| April 26
April 26 Bankrupt U.S. solar panel maker Suniva
on Wednesday asked federal trade officials to recommend new
duties on imported solar products to combat a global oversupply
of panels that has depressed prices and made American producers
unable to compete.
The company, which was founded in Georgia but sold a
majority stake to Hong Kong-based Shunfeng International Clean
Energy in 2015, filed a rare Section 201 petition with
the U.S. International Trade Commission nine days after seeking
Chapter 11 bankruptcy protection.
The petition is the latest trade dispute to plague the U.S.
The U.S. arm of Germany's Solarworld AG succeeded
twice since 2012 in convincing the U.S. to set duties on solar
products from China and Taiwan, albeit through a different
Because of those duties, manufacturers have shifted
production of solar panels destined for the U.S. market to other
countries in Asia. Suniva's petition would apply to solar cells
and modules manufactured in any nation.
If successful, the petition could drive up the price of U.S.
solar systems, harming project developers and installers.
The U.S. solar trade group, the Solar Energy Industries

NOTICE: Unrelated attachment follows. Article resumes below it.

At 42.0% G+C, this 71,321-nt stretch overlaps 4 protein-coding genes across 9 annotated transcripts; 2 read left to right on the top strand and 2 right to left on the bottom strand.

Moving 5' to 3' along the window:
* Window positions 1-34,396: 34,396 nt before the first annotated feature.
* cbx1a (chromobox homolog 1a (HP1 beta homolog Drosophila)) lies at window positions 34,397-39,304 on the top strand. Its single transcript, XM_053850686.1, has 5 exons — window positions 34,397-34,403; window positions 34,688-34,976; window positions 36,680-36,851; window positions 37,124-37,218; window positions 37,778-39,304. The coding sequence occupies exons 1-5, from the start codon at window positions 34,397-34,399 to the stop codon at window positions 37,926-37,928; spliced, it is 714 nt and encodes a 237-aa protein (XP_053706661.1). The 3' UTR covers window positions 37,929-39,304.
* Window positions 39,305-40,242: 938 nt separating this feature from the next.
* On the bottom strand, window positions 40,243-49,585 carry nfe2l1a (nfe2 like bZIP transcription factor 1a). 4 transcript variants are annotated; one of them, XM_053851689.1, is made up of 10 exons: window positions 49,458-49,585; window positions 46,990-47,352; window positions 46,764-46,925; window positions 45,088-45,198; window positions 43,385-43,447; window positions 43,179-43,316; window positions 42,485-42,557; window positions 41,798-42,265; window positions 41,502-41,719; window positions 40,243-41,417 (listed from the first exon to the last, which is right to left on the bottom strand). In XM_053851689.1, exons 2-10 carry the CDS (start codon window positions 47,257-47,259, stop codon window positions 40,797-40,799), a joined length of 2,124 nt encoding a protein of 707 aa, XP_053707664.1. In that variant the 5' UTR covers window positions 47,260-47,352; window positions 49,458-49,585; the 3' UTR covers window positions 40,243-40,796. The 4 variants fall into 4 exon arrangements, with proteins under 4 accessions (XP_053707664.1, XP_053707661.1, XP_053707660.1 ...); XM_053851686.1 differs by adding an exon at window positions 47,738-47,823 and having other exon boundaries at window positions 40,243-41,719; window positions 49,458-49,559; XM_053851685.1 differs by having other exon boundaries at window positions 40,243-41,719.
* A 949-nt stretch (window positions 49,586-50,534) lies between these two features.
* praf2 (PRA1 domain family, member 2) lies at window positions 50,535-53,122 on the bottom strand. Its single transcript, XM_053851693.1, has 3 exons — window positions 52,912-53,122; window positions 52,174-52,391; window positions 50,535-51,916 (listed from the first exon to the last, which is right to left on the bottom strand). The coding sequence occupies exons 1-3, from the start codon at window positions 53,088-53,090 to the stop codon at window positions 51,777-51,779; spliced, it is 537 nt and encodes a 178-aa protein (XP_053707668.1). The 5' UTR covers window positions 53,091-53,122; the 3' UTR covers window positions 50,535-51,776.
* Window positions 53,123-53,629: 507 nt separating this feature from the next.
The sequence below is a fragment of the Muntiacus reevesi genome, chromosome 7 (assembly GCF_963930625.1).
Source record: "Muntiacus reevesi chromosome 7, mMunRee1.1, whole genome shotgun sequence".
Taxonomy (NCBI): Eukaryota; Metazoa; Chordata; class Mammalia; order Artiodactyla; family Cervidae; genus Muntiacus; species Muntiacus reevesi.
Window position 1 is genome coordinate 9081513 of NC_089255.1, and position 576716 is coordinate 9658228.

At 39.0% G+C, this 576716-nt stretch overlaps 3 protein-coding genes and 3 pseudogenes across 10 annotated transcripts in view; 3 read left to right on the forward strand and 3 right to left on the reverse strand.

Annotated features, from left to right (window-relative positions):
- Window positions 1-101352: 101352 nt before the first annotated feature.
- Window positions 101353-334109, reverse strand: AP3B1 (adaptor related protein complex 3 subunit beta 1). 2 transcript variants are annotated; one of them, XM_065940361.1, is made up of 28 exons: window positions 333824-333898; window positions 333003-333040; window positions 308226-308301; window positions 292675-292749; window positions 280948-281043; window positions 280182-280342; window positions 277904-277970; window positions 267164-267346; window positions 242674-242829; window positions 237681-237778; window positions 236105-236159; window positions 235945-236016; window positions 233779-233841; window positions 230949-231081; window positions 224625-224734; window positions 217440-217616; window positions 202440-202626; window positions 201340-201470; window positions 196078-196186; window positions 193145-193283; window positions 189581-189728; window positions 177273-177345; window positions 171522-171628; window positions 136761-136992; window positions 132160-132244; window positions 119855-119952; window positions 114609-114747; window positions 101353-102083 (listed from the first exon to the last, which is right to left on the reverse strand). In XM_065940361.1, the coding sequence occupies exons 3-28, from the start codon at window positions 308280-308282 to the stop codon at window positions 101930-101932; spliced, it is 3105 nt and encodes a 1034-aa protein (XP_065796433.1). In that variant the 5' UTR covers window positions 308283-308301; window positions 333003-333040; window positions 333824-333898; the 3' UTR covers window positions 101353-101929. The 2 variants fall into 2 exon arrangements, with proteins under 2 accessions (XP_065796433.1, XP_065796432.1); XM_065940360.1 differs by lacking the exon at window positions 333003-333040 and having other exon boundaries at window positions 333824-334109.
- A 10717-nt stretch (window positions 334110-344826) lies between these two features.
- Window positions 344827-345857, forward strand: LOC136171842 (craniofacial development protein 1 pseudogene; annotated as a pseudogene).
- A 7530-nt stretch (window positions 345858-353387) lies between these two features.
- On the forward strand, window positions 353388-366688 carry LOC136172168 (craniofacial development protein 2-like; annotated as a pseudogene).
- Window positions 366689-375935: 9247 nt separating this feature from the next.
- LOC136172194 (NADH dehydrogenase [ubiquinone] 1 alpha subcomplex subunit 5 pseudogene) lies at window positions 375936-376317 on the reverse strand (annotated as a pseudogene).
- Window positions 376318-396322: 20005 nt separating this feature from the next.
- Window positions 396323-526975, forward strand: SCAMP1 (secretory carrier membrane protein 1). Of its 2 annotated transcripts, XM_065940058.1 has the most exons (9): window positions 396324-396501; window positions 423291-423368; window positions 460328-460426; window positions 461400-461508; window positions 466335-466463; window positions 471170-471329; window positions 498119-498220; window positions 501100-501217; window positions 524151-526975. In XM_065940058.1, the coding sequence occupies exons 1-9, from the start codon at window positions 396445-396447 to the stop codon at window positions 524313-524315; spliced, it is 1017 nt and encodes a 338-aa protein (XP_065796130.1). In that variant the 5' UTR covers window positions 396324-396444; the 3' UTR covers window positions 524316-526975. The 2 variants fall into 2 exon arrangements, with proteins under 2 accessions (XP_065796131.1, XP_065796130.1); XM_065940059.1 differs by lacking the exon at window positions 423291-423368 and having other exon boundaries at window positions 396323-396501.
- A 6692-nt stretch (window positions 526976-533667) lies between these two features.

Association, said it opposed the petition.
"One of the things that's tough is how much uncertainty
there is in this process," said MJ Shiao, director of research
at research firm GTM Research. "You don't know necessarily what
the price is going to be."
Worldwide, solar panel manufacturers are grappling with a
more than 30 percent drop in prices since early 2016.
Suniva's debtor-in-possession financing from SQN was
contingent in part on filing the Section 201 petition.
Under Section 201, Suniva must convince the ITC that the
U.S. industry has suffered "serious injury" because of imports.
If it does, then the Commission could recommend relief measures
to the president such as tariffs or volume limitations.
President Trump would make a final decision on whether to
provide relief and, if so, what type. Final approval from the
president is a key difference in the Section 201 process
compared with prior solar trade cases.
Suniva is seeking a duty rate of 40 cents per watt on solar
cells and a floor price on modules of 78 cents a watt for the
first year, levels unseen since 2012 on imported Chinese
modules, according to GTM Research.
"Without today's requested global safeguard, the U.S. solar
manufacturing industry will die," Suniva Executive Vice
President of Commercial Operations Matt Card said in a
(Reporting by Nichola Groom)